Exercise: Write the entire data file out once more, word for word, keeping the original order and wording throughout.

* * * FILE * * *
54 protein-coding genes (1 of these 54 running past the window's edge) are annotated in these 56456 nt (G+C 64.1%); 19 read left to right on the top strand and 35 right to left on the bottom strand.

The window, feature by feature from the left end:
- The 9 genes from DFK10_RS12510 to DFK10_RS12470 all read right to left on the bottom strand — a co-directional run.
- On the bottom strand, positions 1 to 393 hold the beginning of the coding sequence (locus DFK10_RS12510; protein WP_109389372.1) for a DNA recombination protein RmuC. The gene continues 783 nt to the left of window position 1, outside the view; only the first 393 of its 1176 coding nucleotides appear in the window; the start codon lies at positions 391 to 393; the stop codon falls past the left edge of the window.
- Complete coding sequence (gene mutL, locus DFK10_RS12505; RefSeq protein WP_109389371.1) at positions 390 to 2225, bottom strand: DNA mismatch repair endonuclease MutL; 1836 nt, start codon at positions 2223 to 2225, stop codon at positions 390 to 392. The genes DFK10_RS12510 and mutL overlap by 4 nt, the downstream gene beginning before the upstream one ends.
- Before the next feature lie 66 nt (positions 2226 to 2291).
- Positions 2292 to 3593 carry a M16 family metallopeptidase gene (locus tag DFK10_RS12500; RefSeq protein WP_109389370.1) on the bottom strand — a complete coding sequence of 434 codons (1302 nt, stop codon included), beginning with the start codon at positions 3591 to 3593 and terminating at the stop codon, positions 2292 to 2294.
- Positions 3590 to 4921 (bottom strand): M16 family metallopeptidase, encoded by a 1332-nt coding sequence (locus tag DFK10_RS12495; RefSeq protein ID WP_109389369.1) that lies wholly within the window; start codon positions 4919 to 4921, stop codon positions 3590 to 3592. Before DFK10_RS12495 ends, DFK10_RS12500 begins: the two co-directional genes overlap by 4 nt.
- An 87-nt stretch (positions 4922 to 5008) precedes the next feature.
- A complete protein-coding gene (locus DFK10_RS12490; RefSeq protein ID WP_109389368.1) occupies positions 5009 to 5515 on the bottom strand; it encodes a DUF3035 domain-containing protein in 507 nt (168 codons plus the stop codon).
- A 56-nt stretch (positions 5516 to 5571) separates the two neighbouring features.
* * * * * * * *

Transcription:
54 protein-coding genes (1 of these 54 running past the window's edge) are annotated in these 56456 nt (G+C 64.1%); 19 read left to right on the top strand and 35 right to left on the bottom strand.

The window, feature by feature from the left end:
- The 9 genes from DFK10_RS12510 to DFK10_RS12470 all read right to left on the bottom strand — a co-directional run.
- On the bottom strand, positions 1 to 393 hold the beginning of the coding sequence (locus DFK10_RS12510; protein WP_109389372.1) for a DNA recombination protein RmuC. The gene continues 783 nt to the left of window position 1, outside the view; only the first 393 of its 1176 coding nucleotides appear in the window; the start codon lies at positions 391 to 393; the stop codon falls past the left edge of the window.
- Complete coding sequence (gene mutL, locus DFK10_RS12505; RefSeq protein WP_109389371.1) at positions 390 to 2225, bottom strand: DNA mismatch repair endonuclease MutL; 1836 nt, start codon at positions 2223 to 2225, stop codon at positions 390 to 392. The genes DFK10_RS12510 and mutL overlap by 4 nt, the downstream gene beginning before the upstream one ends.
- Before the next feature lie 66 nt (positions 2226 to 2291).
- Positions 2292 to 3593 carry a M16 family metallopeptidase gene (locus tag DFK10_RS12500; RefSeq protein WP_109389370.1) on the bottom strand — a complete coding sequence of 434 codons (1302 nt, stop codon included), beginning with the start codon at positions 3591 to 3593 and terminating at the stop codon, positions 2292 to 2294.
- Positions 3590 to 4921 (bottom strand): M16 family metallopeptidase, encoded by a 1332-nt coding sequence (locus tag DFK10_RS12495; RefSeq protein ID WP_109389369.1) that lies wholly within the window; start codon positions 4919 to 4921, stop codon positions 3590 to 3592. Before DFK10_RS12495 ends, DFK10_RS12500 begins: the two co-directional genes overlap by 4 nt.
- An 87-nt stretch (positions 4922 to 5008) precedes the next feature.
- A complete protein-coding gene (locus DFK10_RS12490; RefSeq protein ID WP_109389368.1) occupies positions 5009 to 5515 on the bottom strand; it encodes a DUF3035 domain-containing protein in 507 nt (168 codons plus the stop codon).
- A 56-nt stretch (positions 5516 to 5571) separates the two neighbouring features.